4 tips for surviving Valentine’s Day after divorce

If you can do these four things, you can begin to move forward with your life again.

Carolyn Lagatutta | Stocksy United

The holidays can be a difficult time for anyone who is divorced to say the least. With all the celebrations at which one is expected to wear a cheerful smile and cover up the pain, and all the church events where happy couples and intact families gather, it’s enough sometimes to make you want to crawl under a rock and hide until January. But just as things settle down and you start to feel safe again, here comes Valentine’s Day.

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I know that feeling of dread well. I went through an unwanted divorce back in the early 1990s, and in the years I spent trying to rebuild my life afterward, Valentine’s Day always had its own special sting. While holidays like Thanksgiving and Christmas at least had spiritual themes that helped me focus more on those aspects instead of just myself, Valentine’s Day was simply a harsh reminder of all I had lost.

A time to heal

Valentine’s Day always made me wonder how long it would be before I would heal or be happy, again. Not everyone who gets divorced wants to remarry, but I did. I believed marriage was my vocation in life, but at this point, and I felt stuck in a rut of loneliness and resentment.

Some days were so tough, it felt like I would never be happy again, but I knew if I allowed that feeling to overwhelm me, I would become bitter and cynical. That was not something I was willing to do. I had to find a way to get through it all gracefully and with my hope for the future intact.

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So, I made the decision to roll up my sleeves and get down to the hard work of healing, which included going through the annulment process and receiving a decree of nullity (annulment). Eventually, I met the man I am happily married to today, and this June, we will celebrate our 17th wedding anniversary.

I’m sharing this story with you in case you are divorced and feeling discouraged this Valentine’s Day. I want you to know that this, too, shall pass. Here are some things I did that helped me start moving forward in the healing process, and that I hope will give you some encouragement and balance:

1. Don’t label yourself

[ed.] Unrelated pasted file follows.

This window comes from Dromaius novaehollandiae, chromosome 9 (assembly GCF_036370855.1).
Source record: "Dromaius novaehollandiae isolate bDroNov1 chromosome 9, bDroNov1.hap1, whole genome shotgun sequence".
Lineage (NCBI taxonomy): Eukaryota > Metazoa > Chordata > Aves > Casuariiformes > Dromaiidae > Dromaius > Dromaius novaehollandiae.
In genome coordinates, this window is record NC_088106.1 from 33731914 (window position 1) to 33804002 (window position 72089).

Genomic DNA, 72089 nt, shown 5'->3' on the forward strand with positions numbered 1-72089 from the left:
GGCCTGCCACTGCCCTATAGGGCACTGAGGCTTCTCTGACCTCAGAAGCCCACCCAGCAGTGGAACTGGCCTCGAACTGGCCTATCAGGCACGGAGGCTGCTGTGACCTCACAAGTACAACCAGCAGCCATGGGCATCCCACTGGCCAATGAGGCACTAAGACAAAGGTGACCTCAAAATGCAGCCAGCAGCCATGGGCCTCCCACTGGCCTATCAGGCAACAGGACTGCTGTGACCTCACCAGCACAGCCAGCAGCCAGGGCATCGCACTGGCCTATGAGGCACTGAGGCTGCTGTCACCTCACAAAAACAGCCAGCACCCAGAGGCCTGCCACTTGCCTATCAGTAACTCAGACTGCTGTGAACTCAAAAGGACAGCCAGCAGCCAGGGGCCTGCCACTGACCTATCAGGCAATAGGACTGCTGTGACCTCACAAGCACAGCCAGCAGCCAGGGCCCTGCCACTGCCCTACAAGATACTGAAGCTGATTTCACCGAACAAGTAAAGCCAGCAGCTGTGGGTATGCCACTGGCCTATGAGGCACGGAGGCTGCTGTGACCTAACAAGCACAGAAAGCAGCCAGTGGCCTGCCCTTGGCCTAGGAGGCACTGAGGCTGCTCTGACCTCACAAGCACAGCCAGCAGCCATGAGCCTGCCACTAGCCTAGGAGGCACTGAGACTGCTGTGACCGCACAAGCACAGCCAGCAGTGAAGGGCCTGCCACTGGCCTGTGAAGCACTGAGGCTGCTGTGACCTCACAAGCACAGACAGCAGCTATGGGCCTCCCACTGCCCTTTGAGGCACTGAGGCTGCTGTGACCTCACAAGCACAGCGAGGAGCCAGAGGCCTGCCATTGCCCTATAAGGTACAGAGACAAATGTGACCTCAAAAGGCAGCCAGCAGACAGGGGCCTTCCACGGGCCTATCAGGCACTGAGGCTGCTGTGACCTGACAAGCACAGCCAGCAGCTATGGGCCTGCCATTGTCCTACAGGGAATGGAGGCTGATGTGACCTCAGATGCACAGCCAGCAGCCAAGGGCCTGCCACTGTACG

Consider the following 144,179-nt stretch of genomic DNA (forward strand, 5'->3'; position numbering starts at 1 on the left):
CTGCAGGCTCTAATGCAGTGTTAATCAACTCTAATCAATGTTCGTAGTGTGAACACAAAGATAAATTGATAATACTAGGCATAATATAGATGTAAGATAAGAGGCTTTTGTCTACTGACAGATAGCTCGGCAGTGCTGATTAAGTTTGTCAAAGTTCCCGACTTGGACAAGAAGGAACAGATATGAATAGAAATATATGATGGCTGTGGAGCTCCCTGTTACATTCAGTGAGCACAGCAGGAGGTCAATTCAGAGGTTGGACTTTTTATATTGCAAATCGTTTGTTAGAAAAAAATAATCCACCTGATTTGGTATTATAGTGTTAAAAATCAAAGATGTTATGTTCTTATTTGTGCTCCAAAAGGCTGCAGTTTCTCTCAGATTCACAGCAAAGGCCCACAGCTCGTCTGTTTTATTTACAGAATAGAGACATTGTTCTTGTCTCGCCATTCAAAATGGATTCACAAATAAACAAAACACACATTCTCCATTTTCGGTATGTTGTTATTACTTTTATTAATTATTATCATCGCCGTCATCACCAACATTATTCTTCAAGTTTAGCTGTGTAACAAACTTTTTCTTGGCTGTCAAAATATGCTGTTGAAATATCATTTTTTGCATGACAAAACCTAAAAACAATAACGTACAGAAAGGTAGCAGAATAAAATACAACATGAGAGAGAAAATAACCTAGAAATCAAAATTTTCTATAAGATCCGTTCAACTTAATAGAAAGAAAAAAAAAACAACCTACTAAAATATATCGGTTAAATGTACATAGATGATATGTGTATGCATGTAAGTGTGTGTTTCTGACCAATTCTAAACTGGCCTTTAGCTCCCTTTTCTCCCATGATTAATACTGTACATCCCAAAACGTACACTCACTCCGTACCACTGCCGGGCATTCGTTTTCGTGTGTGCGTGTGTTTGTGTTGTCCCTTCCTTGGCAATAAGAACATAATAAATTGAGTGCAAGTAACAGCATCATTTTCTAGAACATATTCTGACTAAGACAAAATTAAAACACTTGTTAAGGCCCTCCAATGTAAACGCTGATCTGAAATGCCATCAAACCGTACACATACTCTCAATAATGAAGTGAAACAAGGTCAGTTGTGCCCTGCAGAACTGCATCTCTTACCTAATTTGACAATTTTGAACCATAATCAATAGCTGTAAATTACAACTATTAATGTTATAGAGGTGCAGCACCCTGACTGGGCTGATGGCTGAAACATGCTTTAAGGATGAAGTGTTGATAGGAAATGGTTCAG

Remember that your divorce does not define you, it’s only something that happened to you. God created you with a distinct purpose in life, and divorce cannot take that away, nor can it negate all your gifts and talents, or all your great qualities. So don’t succumb to the label of divorce. Be confident in your purpose, goodness, and abilities.

2. Let go of your past

The unfortunate thing about the past is we can’t do anything to change it, so why live with the ghosts that only serve to haunt you? Real healing comes when you lay face the truth of what happened in your relationship, make peace with it, and lay it to rest. You can do this through self-reflection, spiritual direction or therapy, but one of the best ways to do this is by going through the annulment process. It is the perfect opportunity to make peace with your past, heal the painful memories, and find your new direction in life.

3. Place your worries in God’s hands

Romans 8:28 reminds us that God uses our circumstances for our good when we are faithful to him. So, when you are feeling discouraged, remind yourself that God will take your situation and bring good out of it. No matter how bad it may seem at this moment, God is working on your behalf to turn it around to something good.

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4. Discover the take away

There are lessons God wants you to learn from your divorce. This took me a long time to figure out myself. I had to discover the roots of my failed marriage and examine them to see what I could change, what I could do differently in the future. To do that, I had to adopt an attitude of childlike trust and prayerfully ask, “Lord, what do you want me to learn from this?

Ask God to show you what the takeaway from all this is. What does he want you to learn? How does he want you to apply that to your life?

Healing is a gradual process, we all know, but it’s not just time that has an effect on this process. It’s a lot like getting a suntan. You know, you go to the beach, play in the water, play a little Frisbee for a while without noticing a thing but when you go back inside, you’ve got a tan. Sometimes you just have to get out there and move forward so you can look back and recognize exactly how much you’ve progressed. It’s the same with healing. Oftentimes, it’s in the looking back that you see how far you’ve really come and all that God has been doing for you.

I encourage you to take these little challenges and see how your life begins moving forward. There are still great things ahead in your future, even a happy Valentine’s Day.

Lisa Duffy
Lisa Duffy
Lisa Duffy is a Catholic author, speaker, and divorce recovery expert who experienced the tragedy of an unwanted divorce in the early 1990s. She has more than 20 years of personal experience helping people rebuild their lives after divorce. Author of A Road to Healing: Daily Reflections for Divorced Catholics, The Catholic Guide To Dating After Divorce, and Divorced. Catholic. Now What?, she has also instituted the Journey of Hopeprogram for Catholic divorce support groups in parishes across the US and in Canada. She resides in South Carolina with her husband and three children.

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